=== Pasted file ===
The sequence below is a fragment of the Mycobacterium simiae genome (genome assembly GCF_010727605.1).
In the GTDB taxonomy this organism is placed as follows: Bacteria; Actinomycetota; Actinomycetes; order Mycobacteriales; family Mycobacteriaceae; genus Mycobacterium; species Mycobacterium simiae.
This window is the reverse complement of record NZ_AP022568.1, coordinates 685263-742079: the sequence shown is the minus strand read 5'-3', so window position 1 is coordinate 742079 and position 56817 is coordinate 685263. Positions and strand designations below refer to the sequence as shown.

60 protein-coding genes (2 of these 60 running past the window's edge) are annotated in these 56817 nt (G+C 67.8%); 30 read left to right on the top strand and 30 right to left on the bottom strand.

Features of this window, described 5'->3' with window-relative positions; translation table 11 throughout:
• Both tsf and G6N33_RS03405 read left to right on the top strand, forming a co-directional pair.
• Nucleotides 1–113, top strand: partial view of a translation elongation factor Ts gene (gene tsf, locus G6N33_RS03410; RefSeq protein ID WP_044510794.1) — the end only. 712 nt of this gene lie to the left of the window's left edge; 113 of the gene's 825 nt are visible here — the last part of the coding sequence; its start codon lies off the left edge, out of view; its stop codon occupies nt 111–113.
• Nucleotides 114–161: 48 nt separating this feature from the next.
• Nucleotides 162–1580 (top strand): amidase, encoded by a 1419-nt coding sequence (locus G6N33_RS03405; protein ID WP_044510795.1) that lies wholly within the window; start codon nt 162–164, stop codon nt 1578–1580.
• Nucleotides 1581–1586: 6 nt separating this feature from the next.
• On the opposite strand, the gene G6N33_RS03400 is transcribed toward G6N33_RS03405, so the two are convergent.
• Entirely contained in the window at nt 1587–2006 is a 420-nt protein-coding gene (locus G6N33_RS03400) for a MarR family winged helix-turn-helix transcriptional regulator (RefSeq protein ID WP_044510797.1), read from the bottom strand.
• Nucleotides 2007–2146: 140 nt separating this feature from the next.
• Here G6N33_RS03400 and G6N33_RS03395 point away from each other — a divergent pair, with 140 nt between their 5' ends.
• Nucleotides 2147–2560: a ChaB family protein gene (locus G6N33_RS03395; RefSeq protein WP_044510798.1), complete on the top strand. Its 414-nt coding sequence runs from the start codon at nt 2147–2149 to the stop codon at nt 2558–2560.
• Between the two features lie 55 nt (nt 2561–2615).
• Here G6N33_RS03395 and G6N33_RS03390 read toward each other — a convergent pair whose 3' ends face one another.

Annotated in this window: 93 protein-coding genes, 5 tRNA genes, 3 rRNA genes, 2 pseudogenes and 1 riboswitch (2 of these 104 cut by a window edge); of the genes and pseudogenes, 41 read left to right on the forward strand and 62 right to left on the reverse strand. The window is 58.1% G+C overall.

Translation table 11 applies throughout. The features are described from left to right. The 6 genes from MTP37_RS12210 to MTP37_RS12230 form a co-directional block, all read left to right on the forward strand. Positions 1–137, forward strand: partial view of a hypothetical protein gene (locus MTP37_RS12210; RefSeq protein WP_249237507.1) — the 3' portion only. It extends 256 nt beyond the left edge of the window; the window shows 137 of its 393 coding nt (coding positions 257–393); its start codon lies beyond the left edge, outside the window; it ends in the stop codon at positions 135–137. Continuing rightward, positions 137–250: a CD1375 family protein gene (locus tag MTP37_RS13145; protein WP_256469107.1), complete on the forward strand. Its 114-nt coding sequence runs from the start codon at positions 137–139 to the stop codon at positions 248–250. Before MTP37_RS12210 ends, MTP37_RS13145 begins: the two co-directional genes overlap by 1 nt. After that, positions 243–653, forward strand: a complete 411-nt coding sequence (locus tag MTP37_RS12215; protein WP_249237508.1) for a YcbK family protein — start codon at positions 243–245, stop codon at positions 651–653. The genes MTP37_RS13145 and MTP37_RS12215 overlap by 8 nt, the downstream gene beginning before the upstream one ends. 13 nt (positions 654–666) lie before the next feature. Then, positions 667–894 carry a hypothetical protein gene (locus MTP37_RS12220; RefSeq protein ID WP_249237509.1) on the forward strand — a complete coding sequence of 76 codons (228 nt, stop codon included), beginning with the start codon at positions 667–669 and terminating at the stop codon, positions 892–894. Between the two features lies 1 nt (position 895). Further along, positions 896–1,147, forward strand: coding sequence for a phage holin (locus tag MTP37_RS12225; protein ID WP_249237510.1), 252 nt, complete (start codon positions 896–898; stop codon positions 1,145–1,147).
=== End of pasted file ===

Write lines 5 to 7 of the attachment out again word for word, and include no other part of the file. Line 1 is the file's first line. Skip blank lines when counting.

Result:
Features of this window, described 5'->3' with window-relative positions; translation table 11 throughout:
• Both tsf and G6N33_RS03405 read left to right on the top strand, forming a co-directional pair.
• Nucleotides 1–113, top strand: partial view of a translation elongation factor Ts gene (gene tsf, locus G6N33_RS03410; RefSeq protein ID WP_044510794.1) — the end only. 712 nt of this gene lie to the left of the window's left edge; 113 of the gene's 825 nt are visible here — the last part of the coding sequence; its start codon lies off the left edge, out of view; its stop codon occupies nt 111–113.